The following are not considered to be processes to extend durable life:

While the addition of a preservative, for example to a bakery product, would extend the durable life of the product, the packaging is most important in determining how long the shelf life will be. Even if the bakery product contains a preservative, the durable life of the product may only be a day or two if it is wrapped in cellophane, whereas it could be much longer in the case where it was contained in modified atmosphere packaging. Therefore, the reference to a "process" in this exemption refers to the packaging used and would not include the addition of a preservative.

This exemption applies to the product as a whole, not the individual foods within the product, so if the product is a lunch composed of a sandwich, fruit and carrot sticks, the entire product is exempt as long as it is an individual serving and for immediate consumption, and it has not been subjected to a process or special packaging to extend its durable life.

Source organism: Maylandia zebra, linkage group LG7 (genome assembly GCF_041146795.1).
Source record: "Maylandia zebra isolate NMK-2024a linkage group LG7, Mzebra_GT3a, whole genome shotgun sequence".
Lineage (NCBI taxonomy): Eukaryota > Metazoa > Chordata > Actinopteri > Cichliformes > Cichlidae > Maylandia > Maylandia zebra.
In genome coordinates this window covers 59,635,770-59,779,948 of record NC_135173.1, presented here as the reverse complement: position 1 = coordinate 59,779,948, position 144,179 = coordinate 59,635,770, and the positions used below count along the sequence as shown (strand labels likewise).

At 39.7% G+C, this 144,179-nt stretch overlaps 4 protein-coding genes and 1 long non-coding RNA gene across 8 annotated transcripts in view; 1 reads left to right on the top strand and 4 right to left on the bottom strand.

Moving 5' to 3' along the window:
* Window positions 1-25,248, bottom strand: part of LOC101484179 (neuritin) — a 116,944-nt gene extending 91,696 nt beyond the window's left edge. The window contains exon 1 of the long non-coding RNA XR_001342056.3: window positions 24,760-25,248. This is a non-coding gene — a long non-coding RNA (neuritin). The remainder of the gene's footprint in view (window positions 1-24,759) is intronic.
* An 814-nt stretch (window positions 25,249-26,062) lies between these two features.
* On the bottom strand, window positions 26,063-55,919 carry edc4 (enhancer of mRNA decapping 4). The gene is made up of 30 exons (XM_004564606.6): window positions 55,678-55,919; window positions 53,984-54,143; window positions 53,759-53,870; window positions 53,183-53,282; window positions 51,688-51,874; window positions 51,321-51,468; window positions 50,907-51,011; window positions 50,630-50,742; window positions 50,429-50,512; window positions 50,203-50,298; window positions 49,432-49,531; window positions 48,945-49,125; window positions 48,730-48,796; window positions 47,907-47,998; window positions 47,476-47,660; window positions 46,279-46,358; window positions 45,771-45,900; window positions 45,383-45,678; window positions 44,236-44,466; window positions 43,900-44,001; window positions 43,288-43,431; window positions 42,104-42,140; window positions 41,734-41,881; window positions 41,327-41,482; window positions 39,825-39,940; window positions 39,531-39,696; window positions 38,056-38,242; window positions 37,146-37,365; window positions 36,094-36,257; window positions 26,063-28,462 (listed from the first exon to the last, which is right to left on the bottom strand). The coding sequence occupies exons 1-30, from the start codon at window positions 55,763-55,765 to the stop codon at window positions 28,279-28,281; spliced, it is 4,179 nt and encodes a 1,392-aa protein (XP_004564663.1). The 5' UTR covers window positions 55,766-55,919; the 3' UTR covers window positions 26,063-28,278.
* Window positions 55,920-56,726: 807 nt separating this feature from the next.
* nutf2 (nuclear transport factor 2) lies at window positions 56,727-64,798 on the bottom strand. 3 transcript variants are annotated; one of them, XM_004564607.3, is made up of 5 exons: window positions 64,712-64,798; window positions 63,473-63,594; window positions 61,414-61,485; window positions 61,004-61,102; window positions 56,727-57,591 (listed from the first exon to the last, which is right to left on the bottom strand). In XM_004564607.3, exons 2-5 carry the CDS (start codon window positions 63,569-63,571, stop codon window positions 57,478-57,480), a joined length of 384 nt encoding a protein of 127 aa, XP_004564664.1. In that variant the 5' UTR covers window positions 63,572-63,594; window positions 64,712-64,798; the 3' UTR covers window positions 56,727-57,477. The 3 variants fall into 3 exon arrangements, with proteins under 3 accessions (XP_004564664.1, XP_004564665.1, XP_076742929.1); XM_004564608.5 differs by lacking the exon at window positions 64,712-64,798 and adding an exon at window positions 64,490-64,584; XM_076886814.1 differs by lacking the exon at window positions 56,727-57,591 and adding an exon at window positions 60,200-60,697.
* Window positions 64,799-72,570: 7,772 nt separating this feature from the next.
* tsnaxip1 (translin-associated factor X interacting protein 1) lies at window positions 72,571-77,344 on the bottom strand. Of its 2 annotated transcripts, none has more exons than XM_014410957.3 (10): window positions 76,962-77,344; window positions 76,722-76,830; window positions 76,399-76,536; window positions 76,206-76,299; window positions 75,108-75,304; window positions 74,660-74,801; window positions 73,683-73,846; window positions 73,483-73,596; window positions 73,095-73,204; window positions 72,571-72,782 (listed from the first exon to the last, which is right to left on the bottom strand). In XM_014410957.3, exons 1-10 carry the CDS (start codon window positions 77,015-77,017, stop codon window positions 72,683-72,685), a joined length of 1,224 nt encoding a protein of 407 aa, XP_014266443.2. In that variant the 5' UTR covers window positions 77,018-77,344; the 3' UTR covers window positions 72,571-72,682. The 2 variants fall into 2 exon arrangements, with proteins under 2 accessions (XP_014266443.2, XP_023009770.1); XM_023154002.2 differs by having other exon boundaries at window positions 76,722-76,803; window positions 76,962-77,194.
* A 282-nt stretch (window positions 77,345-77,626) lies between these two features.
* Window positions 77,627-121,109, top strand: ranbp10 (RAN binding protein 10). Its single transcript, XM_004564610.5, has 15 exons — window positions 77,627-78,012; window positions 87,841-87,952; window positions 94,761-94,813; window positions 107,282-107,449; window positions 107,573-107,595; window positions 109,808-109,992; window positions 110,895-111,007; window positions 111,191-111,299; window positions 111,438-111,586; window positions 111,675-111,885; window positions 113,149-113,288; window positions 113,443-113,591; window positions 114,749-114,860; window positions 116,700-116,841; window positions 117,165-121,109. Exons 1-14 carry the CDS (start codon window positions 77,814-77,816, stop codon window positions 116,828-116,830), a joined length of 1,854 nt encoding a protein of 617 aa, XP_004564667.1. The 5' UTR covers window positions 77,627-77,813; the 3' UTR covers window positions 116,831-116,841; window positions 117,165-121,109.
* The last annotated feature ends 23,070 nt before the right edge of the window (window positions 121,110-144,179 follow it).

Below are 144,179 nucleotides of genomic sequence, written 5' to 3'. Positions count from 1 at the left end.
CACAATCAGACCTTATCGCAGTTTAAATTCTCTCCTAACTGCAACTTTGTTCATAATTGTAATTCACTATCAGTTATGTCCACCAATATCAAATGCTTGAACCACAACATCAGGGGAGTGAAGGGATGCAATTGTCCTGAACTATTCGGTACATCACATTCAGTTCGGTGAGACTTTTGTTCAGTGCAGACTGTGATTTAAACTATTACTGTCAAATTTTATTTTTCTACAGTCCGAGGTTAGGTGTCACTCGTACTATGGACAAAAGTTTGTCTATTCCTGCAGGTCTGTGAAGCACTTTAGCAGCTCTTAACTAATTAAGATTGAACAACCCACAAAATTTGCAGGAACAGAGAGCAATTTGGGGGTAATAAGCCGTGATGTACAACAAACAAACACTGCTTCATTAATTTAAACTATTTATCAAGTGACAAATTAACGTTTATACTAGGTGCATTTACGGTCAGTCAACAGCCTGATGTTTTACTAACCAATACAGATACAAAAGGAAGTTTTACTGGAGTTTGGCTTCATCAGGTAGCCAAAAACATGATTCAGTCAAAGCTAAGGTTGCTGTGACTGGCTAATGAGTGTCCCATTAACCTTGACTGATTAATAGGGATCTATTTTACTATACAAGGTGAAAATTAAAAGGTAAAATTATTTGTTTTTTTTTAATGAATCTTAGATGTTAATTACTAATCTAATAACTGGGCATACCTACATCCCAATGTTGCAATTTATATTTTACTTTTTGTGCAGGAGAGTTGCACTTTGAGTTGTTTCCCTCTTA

As long as the food is to be eaten shortly after purchase, the exemption will apply even if heating is required before consumption (for example, a fresh pasta dish that is refrigerated). However, as noted previously, this would not include the same product in frozen form.

8. sold only in the retail establishment where the product is packaged, if the product is labelled by means of a sticker and has an available display surface (ADS) of less than 200 cm² [B.01.401(2)(b)(viii), FDR]

This includes food produced off premises and packaged from bulk on the retail premises, such as small squares of cheese cut and wrapped at retail and small packages of candy, spices or soup mix packaged from bulk at retail.

Reasons for losing the exemption

Foods that are usually exempt from carrying a Nutrition Facts table are required to display one (that is to say, they lose the exemption) when [B.01.401(3), FDR]: